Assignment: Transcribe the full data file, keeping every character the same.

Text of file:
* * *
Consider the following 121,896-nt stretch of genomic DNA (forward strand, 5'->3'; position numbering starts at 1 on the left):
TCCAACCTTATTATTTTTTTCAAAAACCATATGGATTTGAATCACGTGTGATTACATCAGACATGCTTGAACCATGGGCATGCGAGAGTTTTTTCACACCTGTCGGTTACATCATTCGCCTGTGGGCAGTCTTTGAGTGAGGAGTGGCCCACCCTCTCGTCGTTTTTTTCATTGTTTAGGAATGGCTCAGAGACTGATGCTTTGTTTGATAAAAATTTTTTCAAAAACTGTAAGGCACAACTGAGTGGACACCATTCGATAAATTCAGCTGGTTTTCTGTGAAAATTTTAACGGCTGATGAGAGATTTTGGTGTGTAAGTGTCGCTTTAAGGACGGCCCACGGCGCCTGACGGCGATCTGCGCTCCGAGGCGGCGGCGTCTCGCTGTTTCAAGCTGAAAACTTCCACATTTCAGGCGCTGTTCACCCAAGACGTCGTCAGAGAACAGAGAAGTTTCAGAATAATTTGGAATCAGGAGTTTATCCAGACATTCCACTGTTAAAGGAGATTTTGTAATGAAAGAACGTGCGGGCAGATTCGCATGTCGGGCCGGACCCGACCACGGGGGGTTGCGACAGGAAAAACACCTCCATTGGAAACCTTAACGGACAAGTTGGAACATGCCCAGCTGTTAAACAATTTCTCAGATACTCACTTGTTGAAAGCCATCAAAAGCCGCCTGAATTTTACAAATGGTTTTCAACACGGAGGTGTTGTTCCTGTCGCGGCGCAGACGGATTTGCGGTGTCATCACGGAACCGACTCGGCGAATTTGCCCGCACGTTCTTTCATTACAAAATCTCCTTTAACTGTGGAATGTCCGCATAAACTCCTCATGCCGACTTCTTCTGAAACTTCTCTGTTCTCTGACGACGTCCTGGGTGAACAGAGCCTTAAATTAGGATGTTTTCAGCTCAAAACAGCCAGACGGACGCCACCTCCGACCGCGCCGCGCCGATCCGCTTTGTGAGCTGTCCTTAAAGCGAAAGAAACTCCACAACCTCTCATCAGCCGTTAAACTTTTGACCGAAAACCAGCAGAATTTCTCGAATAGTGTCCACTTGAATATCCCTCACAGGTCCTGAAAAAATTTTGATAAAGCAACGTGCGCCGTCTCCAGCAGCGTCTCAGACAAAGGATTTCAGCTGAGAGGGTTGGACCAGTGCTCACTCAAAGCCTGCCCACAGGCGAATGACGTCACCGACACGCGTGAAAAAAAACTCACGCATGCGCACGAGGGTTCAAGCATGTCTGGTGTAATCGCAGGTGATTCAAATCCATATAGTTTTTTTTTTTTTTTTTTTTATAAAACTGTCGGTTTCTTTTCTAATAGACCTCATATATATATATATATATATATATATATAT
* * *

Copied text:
Consider the following 121,896-nt stretch of genomic DNA (forward strand, 5'->3'; position numbering starts at 1 on the left):
TCCAACCTTATTATTTTTTTCAAAAACCATATGGATTTGAATCACGTGTGATTACATCAGACATGCTTGAACCATGGGCATGCGAGAGTTTTTTCACACCTGTCGGTTACATCATTCGCCTGTGGGCAGTCTTTGAGTGAGGAGTGGCCCACCCTCTCGTCGTTTTTTTCATTGTTTAGGAATGGCTCAGAGACTGATGCTTTGTTTGATAAAAATTTTTTCAAAAACTGTAAGGCACAACTGAGTGGACACCATTCGATAAATTCAGCTGGTTTTCTGTGAAAATTTTAACGGCTGATGAGAGATTTTGGTGTGTAAGTGTCGCTTTAAGGACGGCCCACGGCGCCTGACGGCGATCTGCGCTCCGAGGCGGCGGCGTCTCGCTGTTTCAAGCTGAAAACTTCCACATTTCAGGCGCTGTTCACCCAAGACGTCGTCAGAGAACAGAGAAGTTTCAGAATAATTTGGAATCAGGAGTTTATCCAGACATTCCACTGTTAAAGGAGATTTTGTAATGAAAGAACGTGCGGGCAGATTCGCATGTCGGGCCGGACCCGACCACGGGGGGTTGCGACAGGAAAAACACCTCCATTGGAAACCTTAACGGACAAGTTGGAACATGCCCAGCTGTTAAACAATTTCTCAGATACTCACTTGTTGAAAGCCATCAAAAGCCGCCTGAATTTTACAAATGGTTTTCAACACGGAGGTGTTGTTCCTGTCGCGGCGCAGACGGATTTGCGGTGTCATCACGGAACCGACTCGGCGAATTTGCCCGCACGTTCTTTCATTACAAAATCTCCTTTAACTGTGGAATGTCCGCATAAACTCCTCATGCCGACTTCTTCTGAAACTTCTCTGTTCTCTGACGACGTCCTGGGTGAACAGAGCCTTAAATTAGGATGTTTTCAGCTCAAAACAGCCAGACGGACGCCACCTCCGACCGCGCCGCGCCGATCCGCTTTGTGAGCTGTCCTTAAAGCGAAAGAAACTCCACAACCTCTCATCAGCCGTTAAACTTTTGACCGAAAACCAGCAGAATTTCTCGAATAGTGTCCACTTGAATATCCCTCACAGGTCCTGAAAAAATTTTGATAAAGCAACGTGCGCCGTCTCCAGCAGCGTCTCAGACAAAGGATTTCAGCTGAGAGGGTTGGACCAGTGCTCACTCAAAGCCTGCCCACAGGCGAATGACGTCACCGACACGCGTGAAAAAAAACTCACGCATGCGCACGAGGGTTCAAGCATGTCTGGTGTAATCGCAGGTGATTCAAATCCATATAGTTTTTTTTTTTTTTTTTTTTATAAAACTGTCGGTTTCTTTTCTAATAGACCTCATATATATATATATATATATATATATATAT